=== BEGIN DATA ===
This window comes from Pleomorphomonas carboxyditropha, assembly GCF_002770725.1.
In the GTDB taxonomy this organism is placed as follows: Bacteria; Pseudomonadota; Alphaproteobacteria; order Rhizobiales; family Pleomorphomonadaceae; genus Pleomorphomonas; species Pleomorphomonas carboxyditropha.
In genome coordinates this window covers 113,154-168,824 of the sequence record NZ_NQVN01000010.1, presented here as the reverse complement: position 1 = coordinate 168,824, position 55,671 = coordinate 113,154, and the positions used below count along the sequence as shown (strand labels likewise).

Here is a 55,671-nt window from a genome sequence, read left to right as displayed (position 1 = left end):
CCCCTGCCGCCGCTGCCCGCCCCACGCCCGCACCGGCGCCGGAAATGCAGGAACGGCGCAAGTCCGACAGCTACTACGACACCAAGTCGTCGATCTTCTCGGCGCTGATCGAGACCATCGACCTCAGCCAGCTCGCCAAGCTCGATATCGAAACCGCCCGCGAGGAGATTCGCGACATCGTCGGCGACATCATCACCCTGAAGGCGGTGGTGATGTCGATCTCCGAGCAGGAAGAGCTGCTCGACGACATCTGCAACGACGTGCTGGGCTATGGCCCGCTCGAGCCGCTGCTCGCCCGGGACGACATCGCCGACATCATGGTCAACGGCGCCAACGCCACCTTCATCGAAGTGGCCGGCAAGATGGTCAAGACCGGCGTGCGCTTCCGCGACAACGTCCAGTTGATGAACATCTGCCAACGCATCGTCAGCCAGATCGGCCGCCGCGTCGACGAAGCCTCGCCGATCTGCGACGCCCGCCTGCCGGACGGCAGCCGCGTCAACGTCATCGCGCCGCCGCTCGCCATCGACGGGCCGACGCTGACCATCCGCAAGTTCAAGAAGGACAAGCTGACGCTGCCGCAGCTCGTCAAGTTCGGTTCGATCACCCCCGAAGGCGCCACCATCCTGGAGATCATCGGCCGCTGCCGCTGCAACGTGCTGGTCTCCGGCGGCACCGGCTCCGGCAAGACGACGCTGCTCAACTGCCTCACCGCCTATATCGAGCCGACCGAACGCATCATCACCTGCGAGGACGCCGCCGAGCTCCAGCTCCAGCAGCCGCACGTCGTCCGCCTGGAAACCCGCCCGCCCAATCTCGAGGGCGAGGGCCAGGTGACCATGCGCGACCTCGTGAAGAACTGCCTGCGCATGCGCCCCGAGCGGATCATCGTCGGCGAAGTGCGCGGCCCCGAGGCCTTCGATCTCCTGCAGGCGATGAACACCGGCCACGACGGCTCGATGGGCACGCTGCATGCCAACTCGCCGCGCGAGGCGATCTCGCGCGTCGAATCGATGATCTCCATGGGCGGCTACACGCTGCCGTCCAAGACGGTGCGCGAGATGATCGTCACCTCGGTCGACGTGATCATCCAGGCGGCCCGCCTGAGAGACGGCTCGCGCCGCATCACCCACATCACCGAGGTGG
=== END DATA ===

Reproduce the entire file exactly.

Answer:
This window comes from Pleomorphomonas carboxyditropha, assembly GCF_002770725.1.
In the GTDB taxonomy this organism is placed as follows: Bacteria; Pseudomonadota; Alphaproteobacteria; order Rhizobiales; family Pleomorphomonadaceae; genus Pleomorphomonas; species Pleomorphomonas carboxyditropha.
In genome coordinates this window covers 113,154-168,824 of the sequence record NZ_NQVN01000010.1, presented here as the reverse complement: position 1 = coordinate 168,824, position 55,671 = coordinate 113,154, and the positions used below count along the sequence as shown (strand labels likewise).

Here is a 55,671-nt window from a genome sequence, read left to right as displayed (position 1 = left end):
CCCCTGCCGCCGCTGCCCGCCCCACGCCCGCACCGGCGCCGGAAATGCAGGAACGGCGCAAGTCCGACAGCTACTACGACACCAAGTCGTCGATCTTCTCGGCGCTGATCGAGACCATCGACCTCAGCCAGCTCGCCAAGCTCGATATCGAAACCGCCCGCGAGGAGATTCGCGACATCGTCGGCGACATCATCACCCTGAAGGCGGTGGTGATGTCGATCTCCGAGCAGGAAGAGCTGCTCGACGACATCTGCAACGACGTGCTGGGCTATGGCCCGCTCGAGCCGCTGCTCGCCCGGGACGACATCGCCGACATCATGGTCAACGGCGCCAACGCCACCTTCATCGAAGTGGCCGGCAAGATGGTCAAGACCGGCGTGCGCTTCCGCGACAACGTCCAGTTGATGAACATCTGCCAACGCATCGTCAGCCAGATCGGCCGCCGCGTCGACGAAGCCTCGCCGATCTGCGACGCCCGCCTGCCGGACGGCAGCCGCGTCAACGTCATCGCGCCGCCGCTCGCCATCGACGGGCCGACGCTGACCATCCGCAAGTTCAAGAAGGACAAGCTGACGCTGCCGCAGCTCGTCAAGTTCGGTTCGATCACCCCCGAAGGCGCCACCATCCTGGAGATCATCGGCCGCTGCCGCTGCAACGTGCTGGTCTCCGGCGGCACCGGCTCCGGCAAGACGACGCTGCTCAACTGCCTCACCGCCTATATCGAGCCGACCGAACGCATCATCACCTGCGAGGACGCCGCCGAGCTCCAGCTCCAGCAGCCGCACGTCGTCCGCCTGGAAACCCGCCCGCCCAATCTCGAGGGCGAGGGCCAGGTGACCATGCGCGACCTCGTGAAGAACTGCCTGCGCATGCGCCCCGAGCGGATCATCGTCGGCGAAGTGCGCGGCCCCGAGGCCTTCGATCTCCTGCAGGCGATGAACACCGGCCACGACGGCTCGATGGGCACGCTGCATGCCAACTCGCCGCGCGAGGCGATCTCGCGCGTCGAATCGATGATCTCCATGGGCGGCTACACGCTGCCGTCCAAGACGGTGCGCGAGATGATCGTCACCTCGGTCGACGTGATCATCCAGGCGGCCCGCCTGAGAGACGGCTCGCGCCGCATCACCCACATCACCGAGGTGG